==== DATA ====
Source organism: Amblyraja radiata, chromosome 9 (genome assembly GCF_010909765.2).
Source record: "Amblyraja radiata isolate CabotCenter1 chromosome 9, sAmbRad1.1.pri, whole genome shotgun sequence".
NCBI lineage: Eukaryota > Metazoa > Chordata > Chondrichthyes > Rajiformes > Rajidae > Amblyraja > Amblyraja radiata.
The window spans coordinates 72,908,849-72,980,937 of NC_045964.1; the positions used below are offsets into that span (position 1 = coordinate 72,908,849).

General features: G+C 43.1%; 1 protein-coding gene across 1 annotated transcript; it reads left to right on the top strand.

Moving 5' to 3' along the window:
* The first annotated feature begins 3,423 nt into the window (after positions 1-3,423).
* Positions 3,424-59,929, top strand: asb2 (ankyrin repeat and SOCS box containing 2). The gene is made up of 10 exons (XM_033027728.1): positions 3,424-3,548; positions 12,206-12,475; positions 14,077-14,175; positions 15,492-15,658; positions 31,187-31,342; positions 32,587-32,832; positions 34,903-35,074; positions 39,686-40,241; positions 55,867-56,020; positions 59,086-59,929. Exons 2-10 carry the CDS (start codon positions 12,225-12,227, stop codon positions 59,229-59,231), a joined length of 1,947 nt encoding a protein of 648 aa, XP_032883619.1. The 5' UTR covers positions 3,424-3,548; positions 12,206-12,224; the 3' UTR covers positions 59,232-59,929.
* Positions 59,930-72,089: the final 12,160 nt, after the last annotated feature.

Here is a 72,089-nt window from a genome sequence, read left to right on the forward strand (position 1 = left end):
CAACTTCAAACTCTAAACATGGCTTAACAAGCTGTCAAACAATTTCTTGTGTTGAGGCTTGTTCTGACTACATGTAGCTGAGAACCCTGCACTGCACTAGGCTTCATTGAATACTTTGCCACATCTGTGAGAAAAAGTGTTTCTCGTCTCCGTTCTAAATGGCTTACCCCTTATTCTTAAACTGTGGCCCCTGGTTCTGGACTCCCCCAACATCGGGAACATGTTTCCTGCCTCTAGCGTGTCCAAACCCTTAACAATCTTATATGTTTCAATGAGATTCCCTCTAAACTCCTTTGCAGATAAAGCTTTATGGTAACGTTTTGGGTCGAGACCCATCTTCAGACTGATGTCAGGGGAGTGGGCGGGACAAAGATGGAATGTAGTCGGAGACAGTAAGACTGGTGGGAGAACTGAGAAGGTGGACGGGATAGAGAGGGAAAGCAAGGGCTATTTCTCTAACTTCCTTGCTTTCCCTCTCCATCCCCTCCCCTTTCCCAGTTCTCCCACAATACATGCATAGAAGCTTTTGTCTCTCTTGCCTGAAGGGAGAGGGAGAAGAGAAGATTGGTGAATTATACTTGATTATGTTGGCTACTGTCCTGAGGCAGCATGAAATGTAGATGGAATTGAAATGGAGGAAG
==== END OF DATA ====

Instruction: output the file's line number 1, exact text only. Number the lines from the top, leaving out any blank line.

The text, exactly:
Source organism: Amblyraja radiata, chromosome 9 (genome assembly GCF_010909765.2).